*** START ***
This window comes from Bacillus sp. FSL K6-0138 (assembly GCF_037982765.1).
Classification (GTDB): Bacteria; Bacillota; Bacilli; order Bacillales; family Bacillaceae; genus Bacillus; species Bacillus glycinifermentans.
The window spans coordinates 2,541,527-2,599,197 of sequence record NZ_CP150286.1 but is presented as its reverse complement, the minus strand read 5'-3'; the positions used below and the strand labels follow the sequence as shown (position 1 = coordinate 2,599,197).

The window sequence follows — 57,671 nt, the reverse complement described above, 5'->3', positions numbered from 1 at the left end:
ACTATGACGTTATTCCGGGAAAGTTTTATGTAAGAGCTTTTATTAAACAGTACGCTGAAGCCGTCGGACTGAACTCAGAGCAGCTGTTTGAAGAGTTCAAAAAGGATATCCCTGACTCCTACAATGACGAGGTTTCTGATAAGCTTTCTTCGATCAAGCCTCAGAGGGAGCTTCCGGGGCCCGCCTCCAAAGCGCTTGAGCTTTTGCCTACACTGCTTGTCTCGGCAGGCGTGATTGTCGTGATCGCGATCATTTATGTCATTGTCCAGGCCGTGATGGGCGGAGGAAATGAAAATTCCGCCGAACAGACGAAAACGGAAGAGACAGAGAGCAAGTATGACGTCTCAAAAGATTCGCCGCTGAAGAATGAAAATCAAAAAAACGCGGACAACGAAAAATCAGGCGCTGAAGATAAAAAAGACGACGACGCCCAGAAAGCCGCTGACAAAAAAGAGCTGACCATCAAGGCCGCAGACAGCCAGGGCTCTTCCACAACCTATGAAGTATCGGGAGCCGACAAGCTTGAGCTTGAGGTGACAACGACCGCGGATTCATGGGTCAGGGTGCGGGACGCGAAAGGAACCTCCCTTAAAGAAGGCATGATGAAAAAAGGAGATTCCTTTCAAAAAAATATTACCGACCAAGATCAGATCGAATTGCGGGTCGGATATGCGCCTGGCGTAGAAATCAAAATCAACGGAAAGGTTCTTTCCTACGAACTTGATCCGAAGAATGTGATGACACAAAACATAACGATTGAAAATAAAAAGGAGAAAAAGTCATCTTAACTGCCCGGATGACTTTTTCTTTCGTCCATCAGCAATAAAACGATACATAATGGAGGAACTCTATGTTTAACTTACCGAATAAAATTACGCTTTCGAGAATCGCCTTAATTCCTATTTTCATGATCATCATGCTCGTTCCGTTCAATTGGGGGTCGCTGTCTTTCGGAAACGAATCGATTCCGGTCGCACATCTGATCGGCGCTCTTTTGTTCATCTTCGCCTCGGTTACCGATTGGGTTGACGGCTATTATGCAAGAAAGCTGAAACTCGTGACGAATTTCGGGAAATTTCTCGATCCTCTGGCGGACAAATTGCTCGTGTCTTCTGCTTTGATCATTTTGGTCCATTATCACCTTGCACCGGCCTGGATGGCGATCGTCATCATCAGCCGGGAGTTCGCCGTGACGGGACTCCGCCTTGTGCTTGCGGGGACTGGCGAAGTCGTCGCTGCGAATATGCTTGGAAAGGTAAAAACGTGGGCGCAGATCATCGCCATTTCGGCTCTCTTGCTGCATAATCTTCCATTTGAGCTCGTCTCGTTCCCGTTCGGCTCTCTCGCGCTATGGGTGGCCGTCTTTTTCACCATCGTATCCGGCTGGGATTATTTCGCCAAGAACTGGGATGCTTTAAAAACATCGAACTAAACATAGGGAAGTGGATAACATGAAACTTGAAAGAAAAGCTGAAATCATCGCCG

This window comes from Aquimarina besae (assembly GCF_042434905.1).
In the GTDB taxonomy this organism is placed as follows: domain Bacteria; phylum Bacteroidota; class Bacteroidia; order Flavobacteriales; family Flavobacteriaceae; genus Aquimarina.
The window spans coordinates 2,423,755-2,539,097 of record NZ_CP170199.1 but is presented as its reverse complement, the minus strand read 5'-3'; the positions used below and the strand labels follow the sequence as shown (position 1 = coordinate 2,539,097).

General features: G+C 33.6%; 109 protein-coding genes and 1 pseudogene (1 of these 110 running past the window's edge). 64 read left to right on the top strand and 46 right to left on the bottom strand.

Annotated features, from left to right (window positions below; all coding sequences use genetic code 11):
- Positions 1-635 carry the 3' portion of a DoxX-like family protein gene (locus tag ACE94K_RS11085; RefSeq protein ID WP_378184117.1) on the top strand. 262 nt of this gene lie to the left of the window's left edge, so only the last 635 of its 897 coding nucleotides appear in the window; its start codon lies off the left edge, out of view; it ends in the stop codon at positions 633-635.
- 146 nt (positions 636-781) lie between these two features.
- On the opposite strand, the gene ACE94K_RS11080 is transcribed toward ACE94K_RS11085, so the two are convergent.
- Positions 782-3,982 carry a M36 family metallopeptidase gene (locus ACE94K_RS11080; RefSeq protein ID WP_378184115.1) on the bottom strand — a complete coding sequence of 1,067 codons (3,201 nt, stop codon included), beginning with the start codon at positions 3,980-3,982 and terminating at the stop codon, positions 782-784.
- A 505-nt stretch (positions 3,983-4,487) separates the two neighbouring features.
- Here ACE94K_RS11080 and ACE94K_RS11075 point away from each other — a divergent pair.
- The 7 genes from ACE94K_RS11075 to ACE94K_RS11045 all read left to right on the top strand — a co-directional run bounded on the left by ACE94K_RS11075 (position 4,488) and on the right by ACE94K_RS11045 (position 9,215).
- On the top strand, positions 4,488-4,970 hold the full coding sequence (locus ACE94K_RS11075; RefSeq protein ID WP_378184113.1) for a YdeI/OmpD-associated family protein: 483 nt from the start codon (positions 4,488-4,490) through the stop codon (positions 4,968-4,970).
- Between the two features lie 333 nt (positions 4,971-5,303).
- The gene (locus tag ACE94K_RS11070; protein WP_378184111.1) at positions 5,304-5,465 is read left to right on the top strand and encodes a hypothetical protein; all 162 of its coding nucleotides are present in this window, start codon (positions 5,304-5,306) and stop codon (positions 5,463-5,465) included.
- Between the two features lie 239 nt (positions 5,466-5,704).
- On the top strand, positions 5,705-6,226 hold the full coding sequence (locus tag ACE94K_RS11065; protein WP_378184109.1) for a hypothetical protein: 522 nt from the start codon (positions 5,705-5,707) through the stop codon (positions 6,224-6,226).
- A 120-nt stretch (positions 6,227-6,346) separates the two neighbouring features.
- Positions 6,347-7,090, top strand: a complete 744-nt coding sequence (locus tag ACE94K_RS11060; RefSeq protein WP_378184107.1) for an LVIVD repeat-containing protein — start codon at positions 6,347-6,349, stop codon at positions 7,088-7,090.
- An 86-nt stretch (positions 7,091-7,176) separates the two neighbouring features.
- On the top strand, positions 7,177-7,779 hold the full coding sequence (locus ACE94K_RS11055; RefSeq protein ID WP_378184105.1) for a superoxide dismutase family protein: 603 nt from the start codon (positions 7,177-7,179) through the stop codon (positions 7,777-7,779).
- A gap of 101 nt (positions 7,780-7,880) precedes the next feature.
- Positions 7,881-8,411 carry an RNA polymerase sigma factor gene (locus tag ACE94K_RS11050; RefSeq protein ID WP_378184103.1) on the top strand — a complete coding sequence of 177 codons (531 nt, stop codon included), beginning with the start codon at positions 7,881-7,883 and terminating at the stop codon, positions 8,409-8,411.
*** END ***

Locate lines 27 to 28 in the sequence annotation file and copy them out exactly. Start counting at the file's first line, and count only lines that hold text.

- A gap of 101 nt (positions 7,780-7,880) precedes the next feature.
- Positions 7,881-8,411 carry an RNA polymerase sigma factor gene (locus tag ACE94K_RS11050; RefSeq protein ID WP_378184103.1) on the top strand — a complete coding sequence of 177 codons (531 nt, stop codon included), beginning with the start codon at positions 7,881-7,883 and terminating at the stop codon, positions 8,409-8,411.